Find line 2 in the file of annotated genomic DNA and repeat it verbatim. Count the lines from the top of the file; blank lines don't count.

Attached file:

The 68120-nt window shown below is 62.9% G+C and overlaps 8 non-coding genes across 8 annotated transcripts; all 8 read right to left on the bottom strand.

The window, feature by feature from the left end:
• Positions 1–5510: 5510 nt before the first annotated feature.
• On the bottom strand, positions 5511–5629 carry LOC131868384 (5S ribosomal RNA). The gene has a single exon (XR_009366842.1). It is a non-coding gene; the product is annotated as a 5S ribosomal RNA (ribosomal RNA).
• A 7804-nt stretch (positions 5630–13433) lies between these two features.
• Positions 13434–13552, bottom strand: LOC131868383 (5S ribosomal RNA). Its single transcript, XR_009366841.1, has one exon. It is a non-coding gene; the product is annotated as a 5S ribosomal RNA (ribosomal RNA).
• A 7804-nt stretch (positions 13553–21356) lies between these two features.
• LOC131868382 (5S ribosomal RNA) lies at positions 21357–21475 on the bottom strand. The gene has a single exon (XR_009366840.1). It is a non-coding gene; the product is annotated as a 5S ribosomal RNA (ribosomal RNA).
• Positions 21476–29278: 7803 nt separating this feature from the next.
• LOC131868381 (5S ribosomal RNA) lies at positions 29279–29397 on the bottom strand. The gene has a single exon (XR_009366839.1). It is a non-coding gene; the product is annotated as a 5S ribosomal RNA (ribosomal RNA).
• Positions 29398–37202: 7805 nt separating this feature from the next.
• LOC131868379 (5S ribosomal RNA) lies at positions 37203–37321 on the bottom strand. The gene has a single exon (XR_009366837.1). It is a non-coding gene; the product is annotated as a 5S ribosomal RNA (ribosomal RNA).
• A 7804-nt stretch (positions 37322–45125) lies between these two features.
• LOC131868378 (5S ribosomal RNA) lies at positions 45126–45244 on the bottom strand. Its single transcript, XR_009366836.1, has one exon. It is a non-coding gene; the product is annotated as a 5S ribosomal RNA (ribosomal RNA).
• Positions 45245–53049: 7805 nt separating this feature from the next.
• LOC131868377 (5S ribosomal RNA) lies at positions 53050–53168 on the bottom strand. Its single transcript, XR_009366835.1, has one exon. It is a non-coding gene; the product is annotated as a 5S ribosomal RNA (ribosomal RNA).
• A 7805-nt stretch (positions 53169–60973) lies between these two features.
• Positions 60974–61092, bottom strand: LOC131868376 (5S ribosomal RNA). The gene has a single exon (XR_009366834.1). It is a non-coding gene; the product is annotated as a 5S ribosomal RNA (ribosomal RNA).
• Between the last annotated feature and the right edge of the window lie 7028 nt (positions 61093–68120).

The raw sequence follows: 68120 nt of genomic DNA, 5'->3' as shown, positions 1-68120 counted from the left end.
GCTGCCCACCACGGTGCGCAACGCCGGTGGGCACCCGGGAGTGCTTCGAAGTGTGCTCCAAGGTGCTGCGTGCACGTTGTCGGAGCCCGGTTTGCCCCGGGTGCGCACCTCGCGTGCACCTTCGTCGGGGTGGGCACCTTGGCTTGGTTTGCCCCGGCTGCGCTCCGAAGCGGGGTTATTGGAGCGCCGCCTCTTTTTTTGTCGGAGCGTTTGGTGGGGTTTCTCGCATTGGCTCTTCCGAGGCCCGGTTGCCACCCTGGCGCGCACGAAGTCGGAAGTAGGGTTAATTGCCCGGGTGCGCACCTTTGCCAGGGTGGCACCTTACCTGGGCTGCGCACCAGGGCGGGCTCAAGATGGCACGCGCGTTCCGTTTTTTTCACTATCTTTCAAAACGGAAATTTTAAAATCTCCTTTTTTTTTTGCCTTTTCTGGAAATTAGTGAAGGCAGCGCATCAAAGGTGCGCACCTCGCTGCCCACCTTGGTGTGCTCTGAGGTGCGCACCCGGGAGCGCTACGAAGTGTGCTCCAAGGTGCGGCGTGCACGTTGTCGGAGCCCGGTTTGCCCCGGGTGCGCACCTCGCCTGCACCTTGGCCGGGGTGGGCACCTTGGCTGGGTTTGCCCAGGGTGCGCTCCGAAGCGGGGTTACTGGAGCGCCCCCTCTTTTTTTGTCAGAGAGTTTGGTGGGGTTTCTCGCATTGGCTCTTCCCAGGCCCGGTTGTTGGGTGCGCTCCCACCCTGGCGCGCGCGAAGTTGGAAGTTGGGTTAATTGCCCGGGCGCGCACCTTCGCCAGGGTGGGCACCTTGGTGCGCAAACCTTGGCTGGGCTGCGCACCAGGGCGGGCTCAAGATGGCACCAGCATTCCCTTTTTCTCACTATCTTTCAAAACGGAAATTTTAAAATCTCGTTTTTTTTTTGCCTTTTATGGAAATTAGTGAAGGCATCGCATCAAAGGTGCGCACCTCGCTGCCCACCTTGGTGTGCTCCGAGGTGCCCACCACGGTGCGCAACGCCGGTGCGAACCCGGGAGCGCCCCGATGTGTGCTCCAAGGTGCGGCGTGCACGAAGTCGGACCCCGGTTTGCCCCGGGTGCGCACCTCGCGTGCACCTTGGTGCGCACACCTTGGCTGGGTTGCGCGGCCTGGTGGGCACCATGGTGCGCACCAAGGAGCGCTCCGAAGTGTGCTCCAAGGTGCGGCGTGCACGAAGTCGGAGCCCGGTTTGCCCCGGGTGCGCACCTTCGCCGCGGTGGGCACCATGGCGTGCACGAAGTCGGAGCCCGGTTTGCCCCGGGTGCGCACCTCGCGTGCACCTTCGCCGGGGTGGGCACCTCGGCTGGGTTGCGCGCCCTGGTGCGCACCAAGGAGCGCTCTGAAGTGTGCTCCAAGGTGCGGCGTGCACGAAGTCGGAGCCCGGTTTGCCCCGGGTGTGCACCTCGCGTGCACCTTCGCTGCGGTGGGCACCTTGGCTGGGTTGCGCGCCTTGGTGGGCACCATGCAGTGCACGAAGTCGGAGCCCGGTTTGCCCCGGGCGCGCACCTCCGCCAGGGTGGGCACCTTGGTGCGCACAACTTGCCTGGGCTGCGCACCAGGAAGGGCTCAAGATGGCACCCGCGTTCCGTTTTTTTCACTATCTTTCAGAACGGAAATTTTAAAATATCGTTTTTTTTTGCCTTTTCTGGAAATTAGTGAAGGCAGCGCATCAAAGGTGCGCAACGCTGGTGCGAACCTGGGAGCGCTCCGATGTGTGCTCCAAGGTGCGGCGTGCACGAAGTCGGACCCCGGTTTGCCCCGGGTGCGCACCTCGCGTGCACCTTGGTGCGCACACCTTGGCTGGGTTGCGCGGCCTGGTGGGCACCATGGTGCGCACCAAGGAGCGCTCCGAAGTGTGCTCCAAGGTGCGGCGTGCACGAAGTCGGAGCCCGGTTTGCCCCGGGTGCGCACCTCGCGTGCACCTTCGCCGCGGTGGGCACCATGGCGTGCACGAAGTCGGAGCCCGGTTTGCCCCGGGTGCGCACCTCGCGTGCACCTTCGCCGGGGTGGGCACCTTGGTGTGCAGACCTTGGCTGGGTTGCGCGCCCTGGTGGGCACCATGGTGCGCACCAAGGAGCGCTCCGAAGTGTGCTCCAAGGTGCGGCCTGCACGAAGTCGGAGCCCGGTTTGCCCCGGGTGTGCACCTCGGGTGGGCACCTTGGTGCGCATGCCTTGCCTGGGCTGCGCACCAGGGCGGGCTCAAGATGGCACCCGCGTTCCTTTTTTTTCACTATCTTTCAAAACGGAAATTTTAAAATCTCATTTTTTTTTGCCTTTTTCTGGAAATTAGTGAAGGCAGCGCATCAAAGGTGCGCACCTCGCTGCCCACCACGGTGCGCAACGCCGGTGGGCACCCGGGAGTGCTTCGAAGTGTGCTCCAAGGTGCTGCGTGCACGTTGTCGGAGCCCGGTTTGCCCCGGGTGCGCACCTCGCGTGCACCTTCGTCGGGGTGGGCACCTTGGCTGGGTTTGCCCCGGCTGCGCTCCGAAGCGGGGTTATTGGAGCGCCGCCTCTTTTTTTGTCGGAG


The window, feature by feature from the left end: